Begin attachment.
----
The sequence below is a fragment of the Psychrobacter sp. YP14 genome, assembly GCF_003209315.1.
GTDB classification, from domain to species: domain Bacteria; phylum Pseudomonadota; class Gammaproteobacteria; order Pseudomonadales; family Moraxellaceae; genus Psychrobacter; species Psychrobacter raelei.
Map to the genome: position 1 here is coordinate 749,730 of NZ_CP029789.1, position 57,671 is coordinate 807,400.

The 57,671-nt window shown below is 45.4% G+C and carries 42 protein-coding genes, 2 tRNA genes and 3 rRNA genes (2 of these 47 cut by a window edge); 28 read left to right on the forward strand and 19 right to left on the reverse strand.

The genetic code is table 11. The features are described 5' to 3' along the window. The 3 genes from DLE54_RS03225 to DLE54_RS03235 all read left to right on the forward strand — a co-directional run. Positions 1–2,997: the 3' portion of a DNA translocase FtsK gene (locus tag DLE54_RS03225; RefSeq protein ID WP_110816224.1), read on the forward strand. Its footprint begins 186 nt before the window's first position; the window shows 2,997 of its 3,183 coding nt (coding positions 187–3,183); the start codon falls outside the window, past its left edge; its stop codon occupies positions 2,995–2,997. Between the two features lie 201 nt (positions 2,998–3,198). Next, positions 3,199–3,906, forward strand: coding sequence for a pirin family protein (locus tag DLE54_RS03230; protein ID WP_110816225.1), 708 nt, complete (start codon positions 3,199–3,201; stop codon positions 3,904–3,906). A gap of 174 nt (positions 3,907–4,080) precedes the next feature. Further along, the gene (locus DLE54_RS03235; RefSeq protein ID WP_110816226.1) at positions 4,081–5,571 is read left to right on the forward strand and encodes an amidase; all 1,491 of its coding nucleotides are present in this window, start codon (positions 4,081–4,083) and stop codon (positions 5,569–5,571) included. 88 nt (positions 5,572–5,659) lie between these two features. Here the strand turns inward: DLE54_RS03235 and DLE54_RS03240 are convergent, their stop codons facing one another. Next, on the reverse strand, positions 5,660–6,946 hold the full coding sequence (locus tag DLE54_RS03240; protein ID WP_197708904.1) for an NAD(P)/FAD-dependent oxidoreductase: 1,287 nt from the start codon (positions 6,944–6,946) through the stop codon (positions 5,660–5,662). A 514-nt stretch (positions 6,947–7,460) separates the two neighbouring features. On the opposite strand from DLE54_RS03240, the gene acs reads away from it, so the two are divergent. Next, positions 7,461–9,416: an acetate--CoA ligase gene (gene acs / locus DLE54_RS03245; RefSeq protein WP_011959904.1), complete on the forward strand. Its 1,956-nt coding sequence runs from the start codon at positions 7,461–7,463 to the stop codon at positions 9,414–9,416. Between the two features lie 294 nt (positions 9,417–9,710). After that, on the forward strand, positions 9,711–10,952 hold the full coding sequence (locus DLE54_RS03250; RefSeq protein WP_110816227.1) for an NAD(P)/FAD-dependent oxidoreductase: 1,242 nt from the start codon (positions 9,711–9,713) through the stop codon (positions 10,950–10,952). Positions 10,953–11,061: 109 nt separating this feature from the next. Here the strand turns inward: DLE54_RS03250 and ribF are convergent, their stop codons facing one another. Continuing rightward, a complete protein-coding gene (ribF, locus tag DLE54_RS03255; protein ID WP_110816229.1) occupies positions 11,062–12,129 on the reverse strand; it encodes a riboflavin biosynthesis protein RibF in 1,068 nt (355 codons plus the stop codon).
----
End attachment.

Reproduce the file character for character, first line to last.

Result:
The sequence below is a fragment of the Psychrobacter sp. YP14 genome, assembly GCF_003209315.1.
GTDB classification, from domain to species: domain Bacteria; phylum Pseudomonadota; class Gammaproteobacteria; order Pseudomonadales; family Moraxellaceae; genus Psychrobacter; species Psychrobacter raelei.
Map to the genome: position 1 here is coordinate 749,730 of NZ_CP029789.1, position 57,671 is coordinate 807,400.

The 57,671-nt window shown below is 45.4% G+C and carries 42 protein-coding genes, 2 tRNA genes and 3 rRNA genes (2 of these 47 cut by a window edge); 28 read left to right on the forward strand and 19 right to left on the reverse strand.

The genetic code is table 11. The features are described 5' to 3' along the window. The 3 genes from DLE54_RS03225 to DLE54_RS03235 all read left to right on the forward strand — a co-directional run. Positions 1–2,997: the 3' portion of a DNA translocase FtsK gene (locus tag DLE54_RS03225; RefSeq protein ID WP_110816224.1), read on the forward strand. Its footprint begins 186 nt before the window's first position; the window shows 2,997 of its 3,183 coding nt (coding positions 187–3,183); the start codon falls outside the window, past its left edge; its stop codon occupies positions 2,995–2,997. Between the two features lie 201 nt (positions 2,998–3,198). Next, positions 3,199–3,906, forward strand: coding sequence for a pirin family protein (locus tag DLE54_RS03230; protein ID WP_110816225.1), 708 nt, complete (start codon positions 3,199–3,201; stop codon positions 3,904–3,906). A gap of 174 nt (positions 3,907–4,080) precedes the next feature. Further along, the gene (locus DLE54_RS03235; RefSeq protein ID WP_110816226.1) at positions 4,081–5,571 is read left to right on the forward strand and encodes an amidase; all 1,491 of its coding nucleotides are present in this window, start codon (positions 4,081–4,083) and stop codon (positions 5,569–5,571) included. 88 nt (positions 5,572–5,659) lie between these two features. Here the strand turns inward: DLE54_RS03235 and DLE54_RS03240 are convergent, their stop codons facing one another. Next, on the reverse strand, positions 5,660–6,946 hold the full coding sequence (locus tag DLE54_RS03240; protein ID WP_197708904.1) for an NAD(P)/FAD-dependent oxidoreductase: 1,287 nt from the start codon (positions 6,944–6,946) through the stop codon (positions 5,660–5,662). A 514-nt stretch (positions 6,947–7,460) separates the two neighbouring features. On the opposite strand from DLE54_RS03240, the gene acs reads away from it, so the two are divergent. Next, positions 7,461–9,416: an acetate--CoA ligase gene (gene acs / locus DLE54_RS03245; RefSeq protein WP_011959904.1), complete on the forward strand. Its 1,956-nt coding sequence runs from the start codon at positions 7,461–7,463 to the stop codon at positions 9,414–9,416. Between the two features lie 294 nt (positions 9,417–9,710). After that, on the forward strand, positions 9,711–10,952 hold the full coding sequence (locus DLE54_RS03250; RefSeq protein WP_110816227.1) for an NAD(P)/FAD-dependent oxidoreductase: 1,242 nt from the start codon (positions 9,711–9,713) through the stop codon (positions 10,950–10,952). Positions 10,953–11,061: 109 nt separating this feature from the next. Here the strand turns inward: DLE54_RS03250 and ribF are convergent, their stop codons facing one another. Continuing rightward, a complete protein-coding gene (ribF, locus tag DLE54_RS03255; protein ID WP_110816229.1) occupies positions 11,062–12,129 on the reverse strand; it encodes a riboflavin biosynthesis protein RibF in 1,068 nt (355 codons plus the stop codon).